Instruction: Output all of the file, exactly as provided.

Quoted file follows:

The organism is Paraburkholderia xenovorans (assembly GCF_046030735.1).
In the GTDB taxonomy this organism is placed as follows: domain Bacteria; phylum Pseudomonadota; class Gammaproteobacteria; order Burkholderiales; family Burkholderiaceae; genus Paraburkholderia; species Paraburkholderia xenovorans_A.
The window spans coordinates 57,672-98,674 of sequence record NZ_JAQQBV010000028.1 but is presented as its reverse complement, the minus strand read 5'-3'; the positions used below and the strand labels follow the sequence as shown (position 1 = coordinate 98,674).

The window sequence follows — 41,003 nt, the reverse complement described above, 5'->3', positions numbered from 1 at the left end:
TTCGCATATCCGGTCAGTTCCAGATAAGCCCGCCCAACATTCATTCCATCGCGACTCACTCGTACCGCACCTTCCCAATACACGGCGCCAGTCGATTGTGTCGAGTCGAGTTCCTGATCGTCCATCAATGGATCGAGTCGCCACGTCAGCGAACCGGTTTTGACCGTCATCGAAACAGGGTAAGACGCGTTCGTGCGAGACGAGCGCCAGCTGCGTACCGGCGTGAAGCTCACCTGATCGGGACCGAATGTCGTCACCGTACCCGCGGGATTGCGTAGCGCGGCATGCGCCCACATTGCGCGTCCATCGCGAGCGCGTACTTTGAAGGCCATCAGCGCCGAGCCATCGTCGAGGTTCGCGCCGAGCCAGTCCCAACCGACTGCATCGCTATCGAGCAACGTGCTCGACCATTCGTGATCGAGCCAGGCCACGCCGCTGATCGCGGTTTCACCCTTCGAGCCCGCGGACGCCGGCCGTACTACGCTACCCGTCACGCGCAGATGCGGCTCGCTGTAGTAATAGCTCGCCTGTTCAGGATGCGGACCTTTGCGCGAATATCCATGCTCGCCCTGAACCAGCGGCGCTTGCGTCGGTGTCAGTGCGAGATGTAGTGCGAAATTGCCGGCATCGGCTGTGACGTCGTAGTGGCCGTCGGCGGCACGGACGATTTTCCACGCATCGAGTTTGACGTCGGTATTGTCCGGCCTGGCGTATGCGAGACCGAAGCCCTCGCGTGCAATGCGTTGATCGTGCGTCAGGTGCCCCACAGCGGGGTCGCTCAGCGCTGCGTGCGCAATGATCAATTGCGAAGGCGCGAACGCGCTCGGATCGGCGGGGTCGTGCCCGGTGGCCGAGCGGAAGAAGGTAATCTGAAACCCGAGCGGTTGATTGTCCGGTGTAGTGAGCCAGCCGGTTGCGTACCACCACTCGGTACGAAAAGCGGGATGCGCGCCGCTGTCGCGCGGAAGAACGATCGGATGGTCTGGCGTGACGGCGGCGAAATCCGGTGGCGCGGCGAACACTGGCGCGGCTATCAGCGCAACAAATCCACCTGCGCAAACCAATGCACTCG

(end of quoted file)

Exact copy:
The organism is Paraburkholderia xenovorans (assembly GCF_046030735.1).
In the GTDB taxonomy this organism is placed as follows: domain Bacteria; phylum Pseudomonadota; class Gammaproteobacteria; order Burkholderiales; family Burkholderiaceae; genus Paraburkholderia; species Paraburkholderia xenovorans_A.
The window spans coordinates 57,672-98,674 of sequence record NZ_JAQQBV010000028.1 but is presented as its reverse complement, the minus strand read 5'-3'; the positions used below and the strand labels follow the sequence as shown (position 1 = coordinate 98,674).

The window sequence follows — 41,003 nt, the reverse complement described above, 5'->3', positions numbered from 1 at the left end:
TTCGCATATCCGGTCAGTTCCAGATAAGCCCGCCCAACATTCATTCCATCGCGACTCACTCGTACCGCACCTTCCCAATACACGGCGCCAGTCGATTGTGTCGAGTCGAGTTCCTGATCGTCCATCAATGGATCGAGTCGCCACGTCAGCGAACCGGTTTTGACCGTCATCGAAACAGGGTAAGACGCGTTCGTGCGAGACGAGCGCCAGCTGCGTACCGGCGTGAAGCTCACCTGATCGGGACCGAATGTCGTCACCGTACCCGCGGGATTGCGTAGCGCGGCATGCGCCCACATTGCGCGTCCATCGCGAGCGCGTACTTTGAAGGCCATCAGCGCCGAGCCATCGTCGAGGTTCGCGCCGAGCCAGTCCCAACCGACTGCATCGCTATCGAGCAACGTGCTCGACCATTCGTGATCGAGCCAGGCCACGCCGCTGATCGCGGTTTCACCCTTCGAGCCCGCGGACGCCGGCCGTACTACGCTACCCGTCACGCGCAGATGCGGCTCGCTGTAGTAATAGCTCGCCTGTTCAGGATGCGGACCTTTGCGCGAATATCCATGCTCGCCCTGAACCAGCGGCGCTTGCGTCGGTGTCAGTGCGAGATGTAGTGCGAAATTGCCGGCATCGGCTGTGACGTCGTAGTGGCCGTCGGCGGCACGGACGATTTTCCACGCATCGAGTTTGACGTCGGTATTGTCCGGCCTGGCGTATGCGAGACCGAAGCCCTCGCGTGCAATGCGTTGATCGTGCGTCAGGTGCCCCACAGCGGGGTCGCTCAGCGCTGCGTGCGCAATGATCAATTGCGAAGGCGCGAACGCGCTCGGATCGGCGGGGTCGTGCCCGGTGGCCGAGCGGAAGAAGGTAATCTGAAACCCGAGCGGTTGATTGTCCGGTGTAGTGAGCCAGCCGGTTGCGTACCACCACTCGGTACGAAAAGCGGGATGCGCGCCGCTGTCGCGCGGAAGAACGATCGGATGGTCTGGCGTGACGGCGGCGAAATCCGGTGGCGCGGCGAACACTGGCGCGGCTATCAGCGCAACAAATCCACCTGCGCAAACCAATGCACTCG